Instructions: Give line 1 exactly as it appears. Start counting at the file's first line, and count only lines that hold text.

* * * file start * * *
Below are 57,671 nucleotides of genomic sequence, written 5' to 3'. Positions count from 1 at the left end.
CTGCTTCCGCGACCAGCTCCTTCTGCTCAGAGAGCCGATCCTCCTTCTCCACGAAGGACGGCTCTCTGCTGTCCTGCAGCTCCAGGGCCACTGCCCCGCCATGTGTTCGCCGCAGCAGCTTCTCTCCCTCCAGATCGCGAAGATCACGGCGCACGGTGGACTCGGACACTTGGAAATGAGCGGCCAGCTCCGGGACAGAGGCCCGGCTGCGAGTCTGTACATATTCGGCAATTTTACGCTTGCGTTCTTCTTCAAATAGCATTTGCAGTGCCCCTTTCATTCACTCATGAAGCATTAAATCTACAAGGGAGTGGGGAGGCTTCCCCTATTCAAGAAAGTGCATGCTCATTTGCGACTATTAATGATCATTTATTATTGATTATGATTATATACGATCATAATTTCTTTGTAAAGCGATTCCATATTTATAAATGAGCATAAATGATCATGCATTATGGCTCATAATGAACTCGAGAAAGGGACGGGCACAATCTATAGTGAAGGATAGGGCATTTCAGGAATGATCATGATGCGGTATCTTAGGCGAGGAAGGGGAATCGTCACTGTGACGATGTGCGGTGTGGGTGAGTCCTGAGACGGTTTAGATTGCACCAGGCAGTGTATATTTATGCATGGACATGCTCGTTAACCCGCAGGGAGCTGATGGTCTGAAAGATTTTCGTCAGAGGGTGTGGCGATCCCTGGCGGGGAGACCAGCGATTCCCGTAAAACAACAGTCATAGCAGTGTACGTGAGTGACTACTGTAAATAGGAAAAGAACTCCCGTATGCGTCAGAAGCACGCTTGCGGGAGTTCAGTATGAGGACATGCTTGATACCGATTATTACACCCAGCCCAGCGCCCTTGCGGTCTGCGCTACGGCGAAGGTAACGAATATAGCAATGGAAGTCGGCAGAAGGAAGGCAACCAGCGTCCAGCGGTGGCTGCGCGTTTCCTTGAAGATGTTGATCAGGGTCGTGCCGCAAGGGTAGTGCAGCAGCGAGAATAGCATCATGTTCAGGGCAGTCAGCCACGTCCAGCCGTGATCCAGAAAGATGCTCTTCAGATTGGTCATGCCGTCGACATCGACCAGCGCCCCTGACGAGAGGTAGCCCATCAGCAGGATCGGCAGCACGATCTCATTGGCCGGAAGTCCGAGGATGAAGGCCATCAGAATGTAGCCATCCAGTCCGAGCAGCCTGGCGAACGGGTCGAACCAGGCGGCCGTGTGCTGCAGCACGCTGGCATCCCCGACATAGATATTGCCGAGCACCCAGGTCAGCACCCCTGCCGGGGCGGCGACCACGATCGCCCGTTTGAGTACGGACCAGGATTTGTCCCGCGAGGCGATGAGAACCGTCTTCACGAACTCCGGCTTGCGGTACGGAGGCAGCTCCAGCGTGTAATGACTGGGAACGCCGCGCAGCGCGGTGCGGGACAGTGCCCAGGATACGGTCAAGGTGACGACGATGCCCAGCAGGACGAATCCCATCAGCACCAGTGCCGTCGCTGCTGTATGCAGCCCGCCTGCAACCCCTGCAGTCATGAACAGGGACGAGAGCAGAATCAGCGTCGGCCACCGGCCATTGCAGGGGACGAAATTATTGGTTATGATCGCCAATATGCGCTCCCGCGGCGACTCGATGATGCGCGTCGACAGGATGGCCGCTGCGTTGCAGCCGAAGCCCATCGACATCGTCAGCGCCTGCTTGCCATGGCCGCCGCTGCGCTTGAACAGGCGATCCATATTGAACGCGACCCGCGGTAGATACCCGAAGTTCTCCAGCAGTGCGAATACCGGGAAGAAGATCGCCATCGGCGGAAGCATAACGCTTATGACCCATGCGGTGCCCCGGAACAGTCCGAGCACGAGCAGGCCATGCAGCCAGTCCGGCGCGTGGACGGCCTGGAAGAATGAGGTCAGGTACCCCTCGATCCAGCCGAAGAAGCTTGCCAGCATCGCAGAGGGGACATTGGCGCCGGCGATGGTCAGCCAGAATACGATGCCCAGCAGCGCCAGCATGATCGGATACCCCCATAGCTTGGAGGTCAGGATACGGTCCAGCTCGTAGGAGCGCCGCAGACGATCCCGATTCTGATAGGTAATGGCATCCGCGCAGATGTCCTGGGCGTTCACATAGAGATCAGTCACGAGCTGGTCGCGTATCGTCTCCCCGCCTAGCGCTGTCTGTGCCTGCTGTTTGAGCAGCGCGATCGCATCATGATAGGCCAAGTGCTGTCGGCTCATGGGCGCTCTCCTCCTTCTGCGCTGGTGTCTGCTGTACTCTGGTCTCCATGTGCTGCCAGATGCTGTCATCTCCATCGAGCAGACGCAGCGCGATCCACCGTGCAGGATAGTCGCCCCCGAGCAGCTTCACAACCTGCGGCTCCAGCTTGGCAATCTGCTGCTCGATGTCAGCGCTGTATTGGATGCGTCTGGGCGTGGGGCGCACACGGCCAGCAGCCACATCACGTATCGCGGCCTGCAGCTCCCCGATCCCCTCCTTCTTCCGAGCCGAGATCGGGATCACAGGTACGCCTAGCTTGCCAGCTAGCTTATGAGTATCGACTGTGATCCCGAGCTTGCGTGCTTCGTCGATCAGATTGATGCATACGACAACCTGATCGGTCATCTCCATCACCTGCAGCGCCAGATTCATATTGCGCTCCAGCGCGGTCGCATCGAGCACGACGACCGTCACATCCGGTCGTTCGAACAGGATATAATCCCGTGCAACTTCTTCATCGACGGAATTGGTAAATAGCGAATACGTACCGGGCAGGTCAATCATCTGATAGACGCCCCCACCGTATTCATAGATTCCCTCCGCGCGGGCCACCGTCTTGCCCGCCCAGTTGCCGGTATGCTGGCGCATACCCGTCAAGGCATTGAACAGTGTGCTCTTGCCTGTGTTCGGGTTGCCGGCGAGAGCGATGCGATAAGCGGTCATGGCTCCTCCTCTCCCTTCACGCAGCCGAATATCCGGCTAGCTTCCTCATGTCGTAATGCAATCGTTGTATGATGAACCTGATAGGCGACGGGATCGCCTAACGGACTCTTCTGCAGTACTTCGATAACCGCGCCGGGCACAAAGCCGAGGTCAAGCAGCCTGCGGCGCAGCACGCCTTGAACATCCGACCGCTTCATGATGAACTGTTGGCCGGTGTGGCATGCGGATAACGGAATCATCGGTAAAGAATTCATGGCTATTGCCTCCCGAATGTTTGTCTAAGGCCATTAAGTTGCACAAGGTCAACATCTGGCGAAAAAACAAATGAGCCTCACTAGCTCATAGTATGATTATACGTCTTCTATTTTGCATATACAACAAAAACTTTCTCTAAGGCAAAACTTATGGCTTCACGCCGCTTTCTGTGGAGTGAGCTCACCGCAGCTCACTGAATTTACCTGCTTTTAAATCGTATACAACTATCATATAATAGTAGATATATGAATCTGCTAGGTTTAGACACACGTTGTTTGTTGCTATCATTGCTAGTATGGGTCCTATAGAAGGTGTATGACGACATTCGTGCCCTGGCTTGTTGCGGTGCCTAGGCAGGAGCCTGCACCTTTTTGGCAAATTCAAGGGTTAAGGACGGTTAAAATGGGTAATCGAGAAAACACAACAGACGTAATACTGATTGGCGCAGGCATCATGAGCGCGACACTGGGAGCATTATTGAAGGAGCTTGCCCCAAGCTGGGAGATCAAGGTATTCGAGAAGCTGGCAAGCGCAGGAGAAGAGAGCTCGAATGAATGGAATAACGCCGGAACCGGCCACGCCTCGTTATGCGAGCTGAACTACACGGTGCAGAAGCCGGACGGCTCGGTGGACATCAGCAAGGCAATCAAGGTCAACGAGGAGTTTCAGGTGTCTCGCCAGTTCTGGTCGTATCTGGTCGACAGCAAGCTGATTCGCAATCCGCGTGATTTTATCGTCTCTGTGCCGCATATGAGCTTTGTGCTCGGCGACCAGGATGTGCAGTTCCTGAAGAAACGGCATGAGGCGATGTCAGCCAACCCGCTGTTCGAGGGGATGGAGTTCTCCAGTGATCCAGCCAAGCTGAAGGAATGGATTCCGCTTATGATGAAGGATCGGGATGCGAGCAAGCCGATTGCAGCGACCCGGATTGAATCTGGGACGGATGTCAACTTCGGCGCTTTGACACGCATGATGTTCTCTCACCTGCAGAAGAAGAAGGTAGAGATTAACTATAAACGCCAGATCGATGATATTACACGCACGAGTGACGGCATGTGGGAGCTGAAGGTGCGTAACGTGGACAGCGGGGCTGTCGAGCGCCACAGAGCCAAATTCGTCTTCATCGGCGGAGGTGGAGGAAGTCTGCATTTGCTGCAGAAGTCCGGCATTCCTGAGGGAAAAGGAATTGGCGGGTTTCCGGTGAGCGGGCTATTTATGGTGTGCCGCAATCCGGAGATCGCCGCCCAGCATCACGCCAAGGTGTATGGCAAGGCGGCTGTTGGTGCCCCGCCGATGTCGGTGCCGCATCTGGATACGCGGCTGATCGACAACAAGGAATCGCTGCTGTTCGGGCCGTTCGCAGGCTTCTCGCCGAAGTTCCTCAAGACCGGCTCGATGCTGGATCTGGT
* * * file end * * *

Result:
Below are 57,671 nucleotides of genomic sequence, written 5' to 3'. Positions count from 1 at the left end.